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Eine panelökonometrische Überprüfung der ökonomischen Theorie der Kriminalität mit deutschen Bundesländerdaten


  • Hannes Spengler


According to the economic theory of crime, a rise in expected punishment (the product of probability and severity of punishment) results in a reduction of crime due to deterrence. What appears to be a simple and straightforward hypotheses turns out to be a demanding task for empirical examination because "crime" is composed of many different offence categories and expected punishment is influenced by the actions and decisions of different institutions such as police, public prosecutor's office and the courts and, thus, varies with respect to clearance and conviction rate as well as decisions regarding type (fine, probation, imprisonment) and "quantity" (length of prison sentence and size of fine) of punishment. Moreover, it makes a difference whether offenders are subject to general or juvenile criminal law. Usually, empirical analyses of crime/deterrence take simultaneous account of only a fraction of the items detailed above. In orderto overcome this shortcoming the author has established a unique database combining information from different sources of official judicial statistics covering the German states for the period 1977-2001. Building on this database a comprehensive system of criminal prosecution indicators is derived and subsequently related to the incidence of six major offence categories using panel-econometrics. Revealing many negative significant effects for clearance and conviction rates but mostly insignificant coefficients for indicators of type and "quantity" of punishment the estimation results suggest that deterrence is mainly exerted at the initial levels of the criminal prosecution process. Finally, the econometric estimates are used in order to assess cost reductions for crime victims from increases in the severity of criminal prosecution. Thus, intensifying criminal prosecution permanently by 10 percent would reduce victims' costs by at least € 250 million p.a.

Suggested Citation

  • Hannes Spengler, 2006. "Eine panelökonometrische Überprüfung der ökonomischen Theorie der Kriminalität mit deutschen Bundesländerdaten," Discussion Papers of DIW Berlin 548, DIW Berlin, German Institute for Economic Research.
  • Handle: RePEc:diw:diwwpp:dp548

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    References listed on IDEAS

    1. Jeffrey M Wooldridge, 2010. "Econometric Analysis of Cross Section and Panel Data," MIT Press Books, The MIT Press, edition 2, volume 1, number 0262232588, July.
    2. Ann Dryden Witte, 1980. "Estimating the Economic Model of Crime With Individual Data," The Quarterly Journal of Economics, Oxford University Press, vol. 94(1), pages 57-84.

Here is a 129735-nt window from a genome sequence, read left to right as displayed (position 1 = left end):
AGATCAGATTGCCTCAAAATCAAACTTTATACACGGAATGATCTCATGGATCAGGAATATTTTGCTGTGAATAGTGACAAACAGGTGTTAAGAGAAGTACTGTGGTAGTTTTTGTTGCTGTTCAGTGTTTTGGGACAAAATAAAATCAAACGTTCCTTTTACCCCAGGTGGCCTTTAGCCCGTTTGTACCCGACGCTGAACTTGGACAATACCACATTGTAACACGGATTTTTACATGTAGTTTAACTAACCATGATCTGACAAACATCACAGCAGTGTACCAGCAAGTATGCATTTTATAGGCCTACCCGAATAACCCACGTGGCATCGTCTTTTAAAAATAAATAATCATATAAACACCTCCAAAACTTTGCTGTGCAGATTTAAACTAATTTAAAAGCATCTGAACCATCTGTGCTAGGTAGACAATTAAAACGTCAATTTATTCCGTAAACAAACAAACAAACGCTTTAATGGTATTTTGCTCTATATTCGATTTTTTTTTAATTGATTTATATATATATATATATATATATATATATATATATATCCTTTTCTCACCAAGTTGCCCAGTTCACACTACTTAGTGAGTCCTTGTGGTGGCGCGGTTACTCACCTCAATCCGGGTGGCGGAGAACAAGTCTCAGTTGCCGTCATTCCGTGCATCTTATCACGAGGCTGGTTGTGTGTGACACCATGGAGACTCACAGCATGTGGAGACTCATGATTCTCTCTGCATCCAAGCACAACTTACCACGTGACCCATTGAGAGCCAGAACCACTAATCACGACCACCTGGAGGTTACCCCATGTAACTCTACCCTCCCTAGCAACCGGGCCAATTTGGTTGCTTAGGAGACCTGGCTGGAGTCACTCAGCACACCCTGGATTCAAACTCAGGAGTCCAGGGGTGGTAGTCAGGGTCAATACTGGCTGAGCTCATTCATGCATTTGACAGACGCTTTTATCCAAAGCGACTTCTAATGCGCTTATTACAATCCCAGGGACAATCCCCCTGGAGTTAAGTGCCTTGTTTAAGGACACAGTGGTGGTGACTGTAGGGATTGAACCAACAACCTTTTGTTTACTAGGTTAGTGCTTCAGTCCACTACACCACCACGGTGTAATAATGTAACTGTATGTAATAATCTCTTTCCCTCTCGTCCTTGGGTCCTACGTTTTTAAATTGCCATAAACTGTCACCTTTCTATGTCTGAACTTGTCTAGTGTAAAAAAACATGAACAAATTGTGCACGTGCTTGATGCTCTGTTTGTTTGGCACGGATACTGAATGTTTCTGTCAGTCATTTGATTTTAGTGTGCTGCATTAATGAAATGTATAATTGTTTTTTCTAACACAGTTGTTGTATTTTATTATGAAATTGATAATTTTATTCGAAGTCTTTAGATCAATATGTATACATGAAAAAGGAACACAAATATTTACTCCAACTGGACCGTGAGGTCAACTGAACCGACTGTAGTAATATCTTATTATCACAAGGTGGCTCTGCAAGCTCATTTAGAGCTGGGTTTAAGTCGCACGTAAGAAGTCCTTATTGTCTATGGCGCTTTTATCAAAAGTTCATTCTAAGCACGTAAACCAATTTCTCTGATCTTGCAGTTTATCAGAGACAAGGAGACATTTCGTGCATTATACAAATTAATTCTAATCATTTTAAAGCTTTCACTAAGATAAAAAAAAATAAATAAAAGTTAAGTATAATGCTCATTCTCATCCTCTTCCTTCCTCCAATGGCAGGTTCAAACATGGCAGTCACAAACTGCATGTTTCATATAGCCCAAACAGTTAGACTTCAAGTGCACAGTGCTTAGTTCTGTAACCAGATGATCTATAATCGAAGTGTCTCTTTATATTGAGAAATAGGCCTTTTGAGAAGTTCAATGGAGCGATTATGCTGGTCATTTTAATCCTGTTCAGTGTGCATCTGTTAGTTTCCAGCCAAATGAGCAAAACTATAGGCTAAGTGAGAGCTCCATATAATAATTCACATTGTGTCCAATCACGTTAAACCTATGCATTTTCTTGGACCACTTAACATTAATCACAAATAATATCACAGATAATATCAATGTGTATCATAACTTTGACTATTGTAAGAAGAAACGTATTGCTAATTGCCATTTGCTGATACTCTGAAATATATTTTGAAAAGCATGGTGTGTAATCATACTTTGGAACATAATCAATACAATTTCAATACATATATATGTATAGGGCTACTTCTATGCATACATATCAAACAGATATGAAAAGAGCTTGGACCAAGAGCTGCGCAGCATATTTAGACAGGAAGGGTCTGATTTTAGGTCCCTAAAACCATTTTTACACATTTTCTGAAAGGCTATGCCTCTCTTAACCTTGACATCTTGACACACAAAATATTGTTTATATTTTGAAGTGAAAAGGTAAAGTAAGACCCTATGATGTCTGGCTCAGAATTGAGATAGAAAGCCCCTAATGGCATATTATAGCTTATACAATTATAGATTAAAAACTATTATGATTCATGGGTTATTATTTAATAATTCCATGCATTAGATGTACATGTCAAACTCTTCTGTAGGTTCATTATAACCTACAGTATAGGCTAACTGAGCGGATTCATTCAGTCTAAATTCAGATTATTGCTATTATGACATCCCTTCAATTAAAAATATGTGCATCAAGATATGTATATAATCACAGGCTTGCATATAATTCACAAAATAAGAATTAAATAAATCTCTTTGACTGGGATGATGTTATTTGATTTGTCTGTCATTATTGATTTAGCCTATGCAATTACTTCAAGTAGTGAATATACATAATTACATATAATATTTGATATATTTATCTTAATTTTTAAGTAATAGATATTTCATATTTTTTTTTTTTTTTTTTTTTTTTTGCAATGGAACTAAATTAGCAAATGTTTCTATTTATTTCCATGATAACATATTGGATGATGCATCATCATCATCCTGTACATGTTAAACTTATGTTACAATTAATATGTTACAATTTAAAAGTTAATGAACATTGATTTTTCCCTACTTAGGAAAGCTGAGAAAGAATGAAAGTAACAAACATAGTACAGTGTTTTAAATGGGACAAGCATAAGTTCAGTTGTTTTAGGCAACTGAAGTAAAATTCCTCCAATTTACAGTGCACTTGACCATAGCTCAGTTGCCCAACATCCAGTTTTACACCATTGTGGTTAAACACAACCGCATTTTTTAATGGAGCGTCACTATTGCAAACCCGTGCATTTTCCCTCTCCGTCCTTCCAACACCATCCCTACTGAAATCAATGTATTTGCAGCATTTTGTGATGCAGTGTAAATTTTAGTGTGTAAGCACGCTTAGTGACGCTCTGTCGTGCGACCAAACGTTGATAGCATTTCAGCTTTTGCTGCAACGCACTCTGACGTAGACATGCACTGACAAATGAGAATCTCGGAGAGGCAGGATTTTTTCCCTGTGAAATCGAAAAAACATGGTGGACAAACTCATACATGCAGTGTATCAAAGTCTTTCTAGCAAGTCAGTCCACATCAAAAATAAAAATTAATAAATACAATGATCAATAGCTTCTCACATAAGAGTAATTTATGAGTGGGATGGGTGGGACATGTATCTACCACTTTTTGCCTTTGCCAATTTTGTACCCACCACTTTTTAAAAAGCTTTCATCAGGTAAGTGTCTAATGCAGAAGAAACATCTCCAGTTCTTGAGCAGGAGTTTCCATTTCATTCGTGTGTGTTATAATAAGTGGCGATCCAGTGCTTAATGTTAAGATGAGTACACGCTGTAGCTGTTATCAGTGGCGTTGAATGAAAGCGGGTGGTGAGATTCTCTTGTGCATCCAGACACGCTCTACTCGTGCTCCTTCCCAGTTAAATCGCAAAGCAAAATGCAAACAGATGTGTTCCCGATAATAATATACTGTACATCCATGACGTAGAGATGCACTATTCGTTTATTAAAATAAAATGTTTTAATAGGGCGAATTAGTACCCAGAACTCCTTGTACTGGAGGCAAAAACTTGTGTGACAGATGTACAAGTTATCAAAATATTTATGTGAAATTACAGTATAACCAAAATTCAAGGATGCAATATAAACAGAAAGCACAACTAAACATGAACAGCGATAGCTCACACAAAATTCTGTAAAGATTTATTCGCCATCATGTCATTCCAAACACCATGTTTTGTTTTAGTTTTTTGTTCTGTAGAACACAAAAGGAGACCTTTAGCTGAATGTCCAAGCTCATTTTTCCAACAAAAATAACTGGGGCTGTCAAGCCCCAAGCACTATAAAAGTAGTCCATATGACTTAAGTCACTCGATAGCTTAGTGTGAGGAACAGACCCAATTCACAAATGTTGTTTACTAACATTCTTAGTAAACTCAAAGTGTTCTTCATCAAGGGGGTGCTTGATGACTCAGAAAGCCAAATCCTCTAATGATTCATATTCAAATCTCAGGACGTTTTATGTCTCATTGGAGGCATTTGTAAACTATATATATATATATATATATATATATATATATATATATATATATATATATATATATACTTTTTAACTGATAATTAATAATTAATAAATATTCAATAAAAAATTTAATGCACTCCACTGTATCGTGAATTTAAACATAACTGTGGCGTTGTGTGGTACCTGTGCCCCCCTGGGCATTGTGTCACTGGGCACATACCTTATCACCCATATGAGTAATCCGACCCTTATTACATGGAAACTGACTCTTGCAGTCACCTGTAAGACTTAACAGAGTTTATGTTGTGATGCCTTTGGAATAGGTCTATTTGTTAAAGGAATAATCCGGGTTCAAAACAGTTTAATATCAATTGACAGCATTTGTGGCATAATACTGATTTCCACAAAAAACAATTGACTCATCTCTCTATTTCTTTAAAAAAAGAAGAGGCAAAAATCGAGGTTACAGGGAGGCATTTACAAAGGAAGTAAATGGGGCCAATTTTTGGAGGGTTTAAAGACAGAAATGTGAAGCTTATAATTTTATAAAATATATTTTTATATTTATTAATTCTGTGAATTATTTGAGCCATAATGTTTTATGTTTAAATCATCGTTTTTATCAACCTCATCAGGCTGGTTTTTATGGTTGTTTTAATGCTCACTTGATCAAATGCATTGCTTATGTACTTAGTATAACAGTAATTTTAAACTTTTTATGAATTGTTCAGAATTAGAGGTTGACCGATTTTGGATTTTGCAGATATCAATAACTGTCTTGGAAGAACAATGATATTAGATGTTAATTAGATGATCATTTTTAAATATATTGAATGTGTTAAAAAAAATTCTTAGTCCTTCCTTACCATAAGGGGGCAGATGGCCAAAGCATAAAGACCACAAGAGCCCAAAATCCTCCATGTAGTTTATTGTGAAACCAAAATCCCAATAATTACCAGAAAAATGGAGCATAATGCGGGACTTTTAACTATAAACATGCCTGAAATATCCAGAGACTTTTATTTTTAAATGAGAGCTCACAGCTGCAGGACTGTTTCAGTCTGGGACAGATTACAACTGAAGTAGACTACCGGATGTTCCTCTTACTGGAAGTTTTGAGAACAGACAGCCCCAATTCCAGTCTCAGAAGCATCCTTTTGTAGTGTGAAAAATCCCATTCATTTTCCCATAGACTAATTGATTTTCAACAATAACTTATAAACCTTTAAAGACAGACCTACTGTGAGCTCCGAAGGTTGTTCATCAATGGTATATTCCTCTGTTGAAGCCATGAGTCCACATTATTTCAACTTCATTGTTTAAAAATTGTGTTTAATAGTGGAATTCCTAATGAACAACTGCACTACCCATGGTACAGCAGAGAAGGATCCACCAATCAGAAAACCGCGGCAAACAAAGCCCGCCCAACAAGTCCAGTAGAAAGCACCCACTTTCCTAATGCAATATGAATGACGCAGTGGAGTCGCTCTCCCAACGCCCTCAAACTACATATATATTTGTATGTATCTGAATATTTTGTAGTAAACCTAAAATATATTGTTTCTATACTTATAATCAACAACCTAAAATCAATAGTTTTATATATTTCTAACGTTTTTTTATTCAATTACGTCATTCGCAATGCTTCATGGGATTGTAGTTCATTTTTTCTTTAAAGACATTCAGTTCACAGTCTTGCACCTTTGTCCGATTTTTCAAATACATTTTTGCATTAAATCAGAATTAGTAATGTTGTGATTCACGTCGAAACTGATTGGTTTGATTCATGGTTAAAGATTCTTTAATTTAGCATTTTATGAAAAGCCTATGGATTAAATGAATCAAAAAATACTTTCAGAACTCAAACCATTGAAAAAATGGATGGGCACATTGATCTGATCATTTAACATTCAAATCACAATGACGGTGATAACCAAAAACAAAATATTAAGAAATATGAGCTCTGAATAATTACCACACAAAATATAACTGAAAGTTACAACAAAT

3. Wolpin, Kenneth I, 1980. "A Time Series-Cross Section Analysis of International Variation in Crime and Punishment," The Review of Economics and Statistics, MIT Press, vol. 62(3), pages 417-423, August.
    4. Viscusi, W Kip, 1986. "The Risks and Rewards of Criminal Activity: A Comprehensive Test of Criminal Deterrence," Journal of Labor Economics, University of Chicago Press, vol. 4(3), pages 317-340, July.
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    Cited by:

    1. Entorf, Horst, 2011. "Crime, Prosecutors, and the Certainty of Conviction," IZA Discussion Papers 5670, Institute for the Study of Labor (IZA).
    2. Kroneberg, Clemens & Heintze, Isolde & Mehlkop, Guido, 2008. "On shoplifting and tax fraud : an action-theoretic analysis of crime," Papers 08-16, Sonderforschungsbreich 504.
    3. Entorf, Horst, 2008. "Wirkung und Effizienz von Strafrecht: "Was geht?" - bei jungen Gewalttätern?," ZEW Discussion Papers 08-056, ZEW - Zentrum für Europäische Wirtschaftsforschung / Center for European Economic Research.
    4. Spengler Hannes, 2006. "Eine panelökonometrische Evaluation des deutschen Strafverfolgungssystems / A Panel-econometric Evaluation of the German Criminal Prosecution System," Journal of Economics and Statistics (Jahrbuecher fuer Nationaloekonomie und Statistik), De Gruyter, vol. 226(6), pages 687-714, December.

    More about this item


    Empirical crime research; Economic theory of crime; Criminal prosecution; Deterrence; Applied econometrics; Panel data; Integration; IV-estimation; Nickel bias; Ratio bias; Cost-benefit-analysis;

    JEL classification:

    • K42 - Law and Economics - - Legal Procedure, the Legal System, and Illegal Behavior - - - Illegal Behavior and the Enforcement of Law
    • K14 - Law and Economics - - Basic Areas of Law - - - Criminal Law
    • H73 - Public Economics - - State and Local Government; Intergovernmental Relations - - - Interjurisdictional Differentials and Their Effects

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